This map is an example of French anti-German propaganda published in 1917 when the war was going badly after the failed Nivelle Offensive. It was meant to justify a lingering war that claimed many lives. It denounces the ambitions of the enemy, pointing out the historical power of Prussia over German land since the early 18th century. The reference in the top left-hand corner to Mirabeau, an 18th-century French revolutionary, writer and diplomat, introduces this historical aspect. Mentioning the declarations of a pan-Germanist association gives a contemporary twist to the Prussian threat. The purpose of this map was to give the impression on the French side that this war was a fight for freedom against Prussian ambitions, that it would liberate the French territories "seized" by the treaty of 1871, which gave Alsace-Moselle to the Germans. The image of the octopus, popular at the time in this kind of document, suggests a threatening power that spreads its tentacles all over Europe.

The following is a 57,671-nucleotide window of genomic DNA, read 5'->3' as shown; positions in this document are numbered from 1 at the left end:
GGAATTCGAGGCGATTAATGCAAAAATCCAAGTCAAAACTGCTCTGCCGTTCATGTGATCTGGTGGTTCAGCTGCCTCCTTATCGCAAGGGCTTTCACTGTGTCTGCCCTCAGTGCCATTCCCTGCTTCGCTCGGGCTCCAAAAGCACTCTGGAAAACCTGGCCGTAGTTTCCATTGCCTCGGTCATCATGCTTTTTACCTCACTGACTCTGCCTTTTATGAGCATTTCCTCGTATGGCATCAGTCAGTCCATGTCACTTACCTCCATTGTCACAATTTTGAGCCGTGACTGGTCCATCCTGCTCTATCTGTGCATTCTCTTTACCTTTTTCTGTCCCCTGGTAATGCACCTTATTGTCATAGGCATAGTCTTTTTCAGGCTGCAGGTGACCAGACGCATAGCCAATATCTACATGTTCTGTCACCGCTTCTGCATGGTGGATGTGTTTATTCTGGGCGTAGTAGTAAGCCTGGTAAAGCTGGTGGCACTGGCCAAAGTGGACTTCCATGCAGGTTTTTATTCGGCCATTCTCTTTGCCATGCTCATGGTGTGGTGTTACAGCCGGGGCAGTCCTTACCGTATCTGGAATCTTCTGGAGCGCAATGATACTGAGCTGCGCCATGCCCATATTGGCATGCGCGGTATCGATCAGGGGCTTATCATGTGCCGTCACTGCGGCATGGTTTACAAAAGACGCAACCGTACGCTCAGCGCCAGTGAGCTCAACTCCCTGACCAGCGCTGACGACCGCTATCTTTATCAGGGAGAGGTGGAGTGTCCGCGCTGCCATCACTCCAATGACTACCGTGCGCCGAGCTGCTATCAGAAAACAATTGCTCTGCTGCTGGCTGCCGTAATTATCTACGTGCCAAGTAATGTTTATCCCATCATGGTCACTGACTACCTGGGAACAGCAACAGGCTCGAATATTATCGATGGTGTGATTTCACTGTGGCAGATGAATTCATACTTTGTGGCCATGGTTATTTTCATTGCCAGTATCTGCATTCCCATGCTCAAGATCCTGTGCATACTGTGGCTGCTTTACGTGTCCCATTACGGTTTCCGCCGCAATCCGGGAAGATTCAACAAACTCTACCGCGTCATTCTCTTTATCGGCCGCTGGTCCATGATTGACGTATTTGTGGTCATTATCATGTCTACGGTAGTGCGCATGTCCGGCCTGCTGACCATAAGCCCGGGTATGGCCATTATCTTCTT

Source: The British Library